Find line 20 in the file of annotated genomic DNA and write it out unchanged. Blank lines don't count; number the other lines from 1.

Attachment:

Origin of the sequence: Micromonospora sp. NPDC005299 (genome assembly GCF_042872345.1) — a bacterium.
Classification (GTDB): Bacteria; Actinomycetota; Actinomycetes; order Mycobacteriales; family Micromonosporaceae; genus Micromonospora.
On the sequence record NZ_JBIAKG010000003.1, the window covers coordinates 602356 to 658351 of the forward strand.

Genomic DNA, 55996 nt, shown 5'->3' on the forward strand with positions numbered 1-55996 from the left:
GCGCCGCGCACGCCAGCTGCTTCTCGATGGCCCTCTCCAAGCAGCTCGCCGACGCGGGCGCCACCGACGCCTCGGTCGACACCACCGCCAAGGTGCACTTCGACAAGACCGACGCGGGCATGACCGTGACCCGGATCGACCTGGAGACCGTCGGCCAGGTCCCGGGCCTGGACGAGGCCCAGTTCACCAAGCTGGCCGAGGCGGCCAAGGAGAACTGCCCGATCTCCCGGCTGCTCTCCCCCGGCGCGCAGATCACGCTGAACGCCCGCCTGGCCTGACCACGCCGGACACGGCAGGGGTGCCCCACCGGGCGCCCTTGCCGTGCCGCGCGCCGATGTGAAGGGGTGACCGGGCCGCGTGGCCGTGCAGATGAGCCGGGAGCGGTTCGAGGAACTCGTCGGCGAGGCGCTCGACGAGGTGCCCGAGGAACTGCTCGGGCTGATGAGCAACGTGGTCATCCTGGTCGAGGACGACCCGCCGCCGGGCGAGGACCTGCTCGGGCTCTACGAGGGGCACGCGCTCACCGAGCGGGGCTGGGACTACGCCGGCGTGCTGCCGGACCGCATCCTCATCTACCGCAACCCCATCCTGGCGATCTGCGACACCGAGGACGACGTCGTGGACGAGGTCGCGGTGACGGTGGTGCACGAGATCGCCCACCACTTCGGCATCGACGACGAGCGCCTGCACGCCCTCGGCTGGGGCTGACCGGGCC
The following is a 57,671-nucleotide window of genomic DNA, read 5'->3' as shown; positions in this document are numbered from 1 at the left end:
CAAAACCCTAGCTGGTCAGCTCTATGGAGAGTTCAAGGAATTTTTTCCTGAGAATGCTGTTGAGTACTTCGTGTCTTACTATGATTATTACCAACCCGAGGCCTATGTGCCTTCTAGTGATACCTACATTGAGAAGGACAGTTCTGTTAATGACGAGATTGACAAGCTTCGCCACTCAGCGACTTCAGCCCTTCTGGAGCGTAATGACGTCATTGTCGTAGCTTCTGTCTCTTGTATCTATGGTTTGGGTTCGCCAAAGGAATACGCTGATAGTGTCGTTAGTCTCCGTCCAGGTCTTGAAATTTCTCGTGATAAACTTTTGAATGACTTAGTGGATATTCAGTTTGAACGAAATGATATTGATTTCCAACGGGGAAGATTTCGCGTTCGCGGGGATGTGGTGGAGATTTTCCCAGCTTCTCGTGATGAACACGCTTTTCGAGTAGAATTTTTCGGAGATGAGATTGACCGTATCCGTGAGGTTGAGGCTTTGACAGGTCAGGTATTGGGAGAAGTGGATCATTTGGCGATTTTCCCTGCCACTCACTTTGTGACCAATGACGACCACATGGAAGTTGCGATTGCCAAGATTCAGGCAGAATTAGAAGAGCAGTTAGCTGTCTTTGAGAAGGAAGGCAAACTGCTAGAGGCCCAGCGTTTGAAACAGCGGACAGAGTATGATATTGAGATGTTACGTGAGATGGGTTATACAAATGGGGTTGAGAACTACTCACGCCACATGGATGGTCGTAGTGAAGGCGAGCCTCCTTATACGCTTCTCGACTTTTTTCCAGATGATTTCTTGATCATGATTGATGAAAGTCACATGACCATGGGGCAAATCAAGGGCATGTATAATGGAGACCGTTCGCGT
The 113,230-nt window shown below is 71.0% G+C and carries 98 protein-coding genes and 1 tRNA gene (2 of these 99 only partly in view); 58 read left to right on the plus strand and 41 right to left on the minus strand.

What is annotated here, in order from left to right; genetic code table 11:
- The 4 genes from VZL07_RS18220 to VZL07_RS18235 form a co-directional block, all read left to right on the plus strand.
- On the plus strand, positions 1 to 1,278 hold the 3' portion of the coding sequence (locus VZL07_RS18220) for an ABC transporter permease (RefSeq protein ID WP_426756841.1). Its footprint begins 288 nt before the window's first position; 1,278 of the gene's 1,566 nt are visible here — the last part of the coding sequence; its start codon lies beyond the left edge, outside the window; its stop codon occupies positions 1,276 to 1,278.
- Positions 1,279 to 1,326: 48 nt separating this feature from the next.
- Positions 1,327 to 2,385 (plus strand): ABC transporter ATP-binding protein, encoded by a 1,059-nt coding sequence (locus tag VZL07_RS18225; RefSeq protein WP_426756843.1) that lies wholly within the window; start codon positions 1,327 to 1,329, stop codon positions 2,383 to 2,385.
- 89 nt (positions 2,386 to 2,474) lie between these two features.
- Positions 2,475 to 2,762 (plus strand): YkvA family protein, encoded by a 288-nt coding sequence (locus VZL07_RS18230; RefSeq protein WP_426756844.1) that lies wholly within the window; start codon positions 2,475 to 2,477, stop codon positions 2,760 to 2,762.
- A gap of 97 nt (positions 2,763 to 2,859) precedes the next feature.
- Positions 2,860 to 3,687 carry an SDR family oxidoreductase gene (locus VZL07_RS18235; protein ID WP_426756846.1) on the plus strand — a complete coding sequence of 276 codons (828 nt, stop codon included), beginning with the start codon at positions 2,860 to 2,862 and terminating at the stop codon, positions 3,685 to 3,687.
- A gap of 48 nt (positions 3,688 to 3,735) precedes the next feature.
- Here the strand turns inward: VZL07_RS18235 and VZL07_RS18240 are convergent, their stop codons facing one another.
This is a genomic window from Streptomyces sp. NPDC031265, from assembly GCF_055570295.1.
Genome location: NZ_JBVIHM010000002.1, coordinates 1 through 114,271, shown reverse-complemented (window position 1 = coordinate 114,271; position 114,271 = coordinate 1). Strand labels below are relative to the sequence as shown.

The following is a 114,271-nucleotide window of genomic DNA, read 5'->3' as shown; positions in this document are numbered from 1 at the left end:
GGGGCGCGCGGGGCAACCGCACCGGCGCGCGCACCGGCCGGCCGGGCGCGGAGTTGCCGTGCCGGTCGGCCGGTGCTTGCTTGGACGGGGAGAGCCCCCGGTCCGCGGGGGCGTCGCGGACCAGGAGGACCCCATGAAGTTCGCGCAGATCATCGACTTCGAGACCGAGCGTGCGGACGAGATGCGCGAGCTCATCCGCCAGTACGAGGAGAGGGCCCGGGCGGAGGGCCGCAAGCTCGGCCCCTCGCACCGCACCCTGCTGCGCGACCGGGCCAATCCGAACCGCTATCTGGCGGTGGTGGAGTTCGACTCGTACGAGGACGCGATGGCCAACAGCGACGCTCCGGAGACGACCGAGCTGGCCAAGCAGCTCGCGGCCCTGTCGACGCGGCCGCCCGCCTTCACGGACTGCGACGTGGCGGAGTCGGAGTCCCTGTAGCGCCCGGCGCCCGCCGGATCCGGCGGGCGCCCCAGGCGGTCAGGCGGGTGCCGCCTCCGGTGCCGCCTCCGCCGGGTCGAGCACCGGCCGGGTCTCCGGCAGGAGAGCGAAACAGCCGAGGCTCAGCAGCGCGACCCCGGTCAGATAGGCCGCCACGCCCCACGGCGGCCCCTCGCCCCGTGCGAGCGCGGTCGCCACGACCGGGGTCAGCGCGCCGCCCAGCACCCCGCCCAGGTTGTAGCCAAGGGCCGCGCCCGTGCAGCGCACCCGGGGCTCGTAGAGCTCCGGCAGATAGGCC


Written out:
This is a genomic window from Streptomyces sp. NPDC031265, from assembly GCF_055570295.1.